It was only after the overthrow of this radical oligarchy through popular force and the preceding compromise between patricians and plebs that the plebeian anti-government merged with the previously patrician dominated state. The Valerio-Horatian Laws and the Twelve Tables ensured that the institutions of the plebs were recognized and formed their own oppositional branch of government, but this did not end the struggle for popular power. This revolution had transformed the patrician oligarchy to a Rome with two states, but in doing so it transferred the struggle between the patricians and plebs into factional politics. The patricians continued to dominate the Roman government inspite of plebeian opposition and it was not until the lex Hortensia of 287 that they lost their last official overreach on plebeian power. However, this later chapter of the struggle of the orders would not have been possible if the plebs in this first half century of struggle had not fought for the formal plebeian government that they gained.
The plebeian movement that began with the 1st Secession may not have solved Rome’s social divisions, but it did radically revolutionize the structure of the Roman government. The new split patrician and plebeian state was the result of a people’s movement that formed out of desperation and gained its own power through an organizationheld together by a solemn oath. The plebeian organization added a slight democratic voice to the Roman government that recognized the grievances of the people, even if it only expanded the oligarchy to include some non-patricians. The Roman government still excluded most Romans, but it was no longer just the government of the Palatine and Capitoline and led to a physical decentering of power from this traditional base.
This episode in Roman history reveals the strength of a popular revolt in an archaic Mediterranean city-state. Before and during this early struggle, Rome was barely on the map in the larger Mediterranean world and surrounded by other city-states and civilizations that were undergoing their own political and social transformations. It was the unique movement of the Roman plebs, however, that would eventually lead to the strength of the Roman state and its growing influence. Those plebs who first took their oath on the Sacred Mount made a lasting impact on the Roman government and the whole Mediterranean.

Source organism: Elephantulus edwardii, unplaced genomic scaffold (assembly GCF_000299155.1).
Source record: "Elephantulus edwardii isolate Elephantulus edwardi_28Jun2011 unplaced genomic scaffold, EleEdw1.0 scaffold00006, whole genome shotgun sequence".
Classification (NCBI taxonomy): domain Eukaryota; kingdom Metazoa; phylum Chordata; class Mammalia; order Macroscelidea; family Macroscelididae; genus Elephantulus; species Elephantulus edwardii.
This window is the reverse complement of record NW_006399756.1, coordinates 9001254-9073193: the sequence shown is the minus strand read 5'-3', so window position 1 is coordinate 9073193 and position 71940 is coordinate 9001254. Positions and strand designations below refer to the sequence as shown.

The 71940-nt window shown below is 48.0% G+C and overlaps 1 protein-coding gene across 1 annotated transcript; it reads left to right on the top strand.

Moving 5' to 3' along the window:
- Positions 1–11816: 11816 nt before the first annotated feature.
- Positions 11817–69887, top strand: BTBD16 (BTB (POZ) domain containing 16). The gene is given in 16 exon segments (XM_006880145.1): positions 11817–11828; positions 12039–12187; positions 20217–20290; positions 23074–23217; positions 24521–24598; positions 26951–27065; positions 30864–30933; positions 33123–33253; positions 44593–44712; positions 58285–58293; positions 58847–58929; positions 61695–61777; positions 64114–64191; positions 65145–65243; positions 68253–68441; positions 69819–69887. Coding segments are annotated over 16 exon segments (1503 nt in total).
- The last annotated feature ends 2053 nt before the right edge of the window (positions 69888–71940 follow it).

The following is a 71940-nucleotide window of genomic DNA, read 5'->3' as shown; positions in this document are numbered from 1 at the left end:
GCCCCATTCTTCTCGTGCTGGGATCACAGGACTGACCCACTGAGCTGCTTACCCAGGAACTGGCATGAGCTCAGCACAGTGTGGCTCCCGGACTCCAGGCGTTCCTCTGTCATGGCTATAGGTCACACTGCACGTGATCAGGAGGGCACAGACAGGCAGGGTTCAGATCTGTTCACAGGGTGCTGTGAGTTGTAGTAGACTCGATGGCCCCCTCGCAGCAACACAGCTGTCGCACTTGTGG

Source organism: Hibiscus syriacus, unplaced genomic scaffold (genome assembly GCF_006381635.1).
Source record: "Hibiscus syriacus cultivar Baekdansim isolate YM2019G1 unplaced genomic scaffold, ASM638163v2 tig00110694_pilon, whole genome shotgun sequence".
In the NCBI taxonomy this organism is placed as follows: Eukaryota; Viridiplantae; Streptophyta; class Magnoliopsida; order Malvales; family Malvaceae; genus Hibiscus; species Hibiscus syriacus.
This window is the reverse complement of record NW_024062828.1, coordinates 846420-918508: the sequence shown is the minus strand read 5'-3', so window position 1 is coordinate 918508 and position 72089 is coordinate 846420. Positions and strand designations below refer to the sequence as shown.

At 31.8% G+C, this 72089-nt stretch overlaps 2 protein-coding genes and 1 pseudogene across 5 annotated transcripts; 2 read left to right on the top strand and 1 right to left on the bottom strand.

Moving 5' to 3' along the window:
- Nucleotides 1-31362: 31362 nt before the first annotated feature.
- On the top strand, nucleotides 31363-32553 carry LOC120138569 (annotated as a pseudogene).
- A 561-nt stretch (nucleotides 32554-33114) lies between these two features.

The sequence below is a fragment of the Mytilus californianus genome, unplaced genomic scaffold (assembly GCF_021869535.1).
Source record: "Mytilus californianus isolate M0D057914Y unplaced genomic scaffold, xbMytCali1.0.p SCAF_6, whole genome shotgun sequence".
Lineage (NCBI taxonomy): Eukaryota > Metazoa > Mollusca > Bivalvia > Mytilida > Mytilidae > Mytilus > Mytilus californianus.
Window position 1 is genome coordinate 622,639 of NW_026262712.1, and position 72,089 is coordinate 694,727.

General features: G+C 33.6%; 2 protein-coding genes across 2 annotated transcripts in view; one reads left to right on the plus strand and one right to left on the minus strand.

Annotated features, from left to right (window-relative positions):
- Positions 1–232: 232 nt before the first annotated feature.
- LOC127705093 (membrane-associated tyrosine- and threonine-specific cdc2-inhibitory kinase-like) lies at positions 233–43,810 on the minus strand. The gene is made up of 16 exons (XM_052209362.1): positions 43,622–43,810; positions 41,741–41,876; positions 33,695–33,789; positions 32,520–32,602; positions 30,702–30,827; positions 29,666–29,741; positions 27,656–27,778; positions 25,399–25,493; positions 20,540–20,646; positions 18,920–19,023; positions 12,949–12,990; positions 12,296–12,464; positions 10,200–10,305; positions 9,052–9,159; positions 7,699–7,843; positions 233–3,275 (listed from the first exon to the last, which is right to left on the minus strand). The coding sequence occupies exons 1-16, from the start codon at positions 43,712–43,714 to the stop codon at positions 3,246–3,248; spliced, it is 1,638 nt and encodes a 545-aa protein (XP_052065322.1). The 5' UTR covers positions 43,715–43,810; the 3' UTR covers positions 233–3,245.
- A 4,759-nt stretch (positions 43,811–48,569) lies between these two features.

- T.J. Cornell. The Beginnings of Rome: Italy and Rome from the Bronze Age to the Punic Wars. New York: Routledge, 1995, 23.
- “Fasti.” Oxford Classical Dictionary, Vol. 4.Ed. Hornblower, Spawforth, Eidinow. Oxford: Oxford University Press, 568-9. From here on, OCD.
- “Annals.” OCD, 95.
- Livy. Ab Urbe Condita. From Loeb Classical Library, Trans. B.O. Flowers. London: Harvard University Press, 1919, 1.40.3-4.
- Livy, 2.6.
- Persian Wars.” OCD, 1113.
- “Cumae.” OCD, 397.
- “Syracuse.” Brill’s New Pauly Encyclopedia of the Ancient World, Vol. 1. 14. Ed. Hubert Canikand Helmuth Schneider. Leiden: Brill, 2002. 43-45. From here on, BNP.
- “Carthage,” BNP, Vol. 1.2, 1130-32.
- Livy, 2.8.6.
- Livy 2.21 and Dionysius of Halicarnassus. The Roman Antiquities. From Loeb Classical Library, Trans. Earnest Cary. London: Harvard University Press, 1937, 6.17.
- “Comitia.” OCD, 357-358.
- Livy, 1.60.4.
- Ibid, 2.9.1.
- Cornell, 255.
- Cornell, 248.
- Cornell, 251.
- Cornell, 257.
- Cornell, 258.
- “Equites.” OCD, 530-532.
- Kurt Raaflaub, “From Protection and Defense to Offense and Participation: Stages in the Conflict of the Orders,” pg. 223. In Kurt Raaflaub. Social Struggles in Archaic Rome: New Perspectives on the Conflict of the Orders. University of California Press, 1986.